2012-05-09 11:27:10 PM

Mentat: TheBeastOfYuccaFlats: The EU and the ECC were a pretty shaky implementation from the start. It's almost like no one there had ever heard of the Articles of Confederation and why they failed to produce a cohesive political/national/economic body.

I had a bad feeling when they couldn't even pass a Constitution. Say what you will about America, but our Constitution is elegant in its simplicity.


Gedankenexperiment: Imagine our fifty states - now - as sovereign nation-states, then try to put together a constitution to unite the lot.

/or try it with 10 random states
 
2012-05-09 11:34:32 PM
She will swallow and she will like it.
 
2012-05-09 11:36:40 PM
suck it merkel!
 
2012-05-09 11:38:31 PM
German leader's plan for Europe isn't going the way it was planned.

This IS a repeat of 1945.
 
2012-05-09 11:40:09 PM

TV's Vinnie: German leader's plan for Europe isn't going the way it was planned.

This IS a repeat of 1945.


Ugh, poor Poland.

/Never forget.
 
2012-05-09 11:50:38 PM
cdn.buzznet.com
 
2012-05-09 11:54:40 PM
Should have heeded subby's warning...
 
2012-05-09 11:55:21 PM

Mentat: I'm wondering if the Germans are trying to break up the EuroZone. Something has to give sooner or later.


The other possibility is that the Germans will use this crisis to force a stronger economic and political union to protect themselves from repeating the current disaster.
 
2012-05-09 11:55:52 PM
I swear, Germany's pathological fear of repeating their Weimar Republic experience have dictated a course of action that seems to be creating a new Weimar Republic in Greece. The weakening of central parties, the emergence of fringe parties, and general economic collapse...it's frighteningly similar.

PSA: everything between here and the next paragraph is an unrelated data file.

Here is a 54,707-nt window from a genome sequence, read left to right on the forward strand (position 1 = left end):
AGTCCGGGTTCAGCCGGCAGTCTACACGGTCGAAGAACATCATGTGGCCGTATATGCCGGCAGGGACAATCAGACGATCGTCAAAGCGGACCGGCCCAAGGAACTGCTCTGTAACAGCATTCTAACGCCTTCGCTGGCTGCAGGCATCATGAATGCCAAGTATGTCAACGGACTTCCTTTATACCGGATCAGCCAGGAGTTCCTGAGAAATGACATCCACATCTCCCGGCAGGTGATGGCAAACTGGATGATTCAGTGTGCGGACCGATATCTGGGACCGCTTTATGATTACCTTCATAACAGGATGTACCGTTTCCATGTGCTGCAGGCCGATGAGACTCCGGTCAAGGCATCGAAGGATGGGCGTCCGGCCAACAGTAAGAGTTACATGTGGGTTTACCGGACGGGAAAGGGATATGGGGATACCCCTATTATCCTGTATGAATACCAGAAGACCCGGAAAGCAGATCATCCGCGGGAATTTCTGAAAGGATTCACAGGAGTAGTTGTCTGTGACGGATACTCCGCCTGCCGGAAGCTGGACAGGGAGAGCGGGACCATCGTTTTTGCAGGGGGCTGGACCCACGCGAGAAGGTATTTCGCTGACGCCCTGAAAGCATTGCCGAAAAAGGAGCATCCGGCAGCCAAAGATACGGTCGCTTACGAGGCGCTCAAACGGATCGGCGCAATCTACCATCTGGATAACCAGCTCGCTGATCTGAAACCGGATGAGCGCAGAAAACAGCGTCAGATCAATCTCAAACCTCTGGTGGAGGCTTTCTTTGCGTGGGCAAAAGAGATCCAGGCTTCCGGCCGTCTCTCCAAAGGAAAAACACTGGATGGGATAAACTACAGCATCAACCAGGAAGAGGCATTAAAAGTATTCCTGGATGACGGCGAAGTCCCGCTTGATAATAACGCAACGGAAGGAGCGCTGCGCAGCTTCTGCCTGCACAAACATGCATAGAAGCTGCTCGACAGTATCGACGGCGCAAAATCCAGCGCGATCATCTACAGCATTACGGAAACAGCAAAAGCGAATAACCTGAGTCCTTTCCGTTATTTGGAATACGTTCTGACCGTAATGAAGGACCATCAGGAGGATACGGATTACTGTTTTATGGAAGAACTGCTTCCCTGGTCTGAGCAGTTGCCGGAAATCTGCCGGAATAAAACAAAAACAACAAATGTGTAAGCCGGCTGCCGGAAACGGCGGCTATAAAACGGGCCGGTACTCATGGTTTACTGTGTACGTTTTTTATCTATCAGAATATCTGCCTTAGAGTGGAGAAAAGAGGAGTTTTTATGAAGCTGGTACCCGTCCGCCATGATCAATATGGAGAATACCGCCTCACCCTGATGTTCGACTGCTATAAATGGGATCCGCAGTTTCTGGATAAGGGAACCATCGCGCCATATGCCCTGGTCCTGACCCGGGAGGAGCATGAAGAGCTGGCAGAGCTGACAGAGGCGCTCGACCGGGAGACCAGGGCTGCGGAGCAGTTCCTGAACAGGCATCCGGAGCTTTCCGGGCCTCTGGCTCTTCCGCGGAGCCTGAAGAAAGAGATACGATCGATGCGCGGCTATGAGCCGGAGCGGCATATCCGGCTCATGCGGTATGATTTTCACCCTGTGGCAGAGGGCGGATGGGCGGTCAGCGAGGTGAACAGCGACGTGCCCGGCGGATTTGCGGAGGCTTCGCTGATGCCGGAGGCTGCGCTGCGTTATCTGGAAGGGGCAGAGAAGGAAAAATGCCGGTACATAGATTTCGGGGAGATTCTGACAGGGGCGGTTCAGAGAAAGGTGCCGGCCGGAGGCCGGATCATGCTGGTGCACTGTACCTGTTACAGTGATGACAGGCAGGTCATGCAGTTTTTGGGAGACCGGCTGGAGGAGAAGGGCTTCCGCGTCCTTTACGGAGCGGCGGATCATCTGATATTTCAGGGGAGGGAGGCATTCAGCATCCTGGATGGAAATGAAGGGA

2012-05-09 11:56:01 PM
I blame the Turks. My neighbors in Berlin did, anyway.
 
2012-05-09 11:56:16 PM
Huh? Swallowing merkins? Whuh?
 
2012-05-09 11:59:04 PM

GAT_00: Austerity is a failure. Yes, it reduces government spending, but without trying to increase revenues, so when you cut government spending, GDP is also cut, meaning revenues fall and the revenue gap stays really exactly the same. All it does it crash your GDP with nothing to show for it. It does not, in any meaningful way, reduce debt or deficits..


I can't believe that there are people in the US who can see what's going on in Europe and still think that tax cuts and spending cuts are a good idea right now.
 
2012-05-10 12:00:05 AM
France elects socialists as a reaction to the new austerity measures and the first thing Merkel has to tell him is "Well, that' s nice and all but sorry no renegotiations."

It's odd.

For years the so-called Winner nations (Western Industrialized Nations) have made lesser nation's economies their biatch and through the carrot and stick of IMF funding backed up by western military power we have consistently forced austerity programs on these clients states in order to top up our bottom line. But now it's being imposed on the west by the west. We live in interesting times indeed.

Bottom line here is "growth" cannot continue to be the global economy's buzzword for much longer.

There are too many people on this earth as it is.

We need to plateau and stabilize not grow forever.

The mathematical; pursuit of ever increasing growth and profit margins has a biological boundry around it and we are bumping into it almost daily now.

Either the human race figures this shiat out in time or we don't.

We are either a sentient species or cancer.

Life is choice and that's ours.
 
2012-05-10 12:01:13 AM

bdub77: Mentat: I'm wondering if the Germans are trying to break up the EuroZone. Something has to give sooner or later.

They really have two options:

1) Dissolve the EuroZone, don't help the other countries, make some really big enemies, and possibly ruin the economy in the process.
2) Keep the EuroZone and pay tons of money to other countries to bail them out.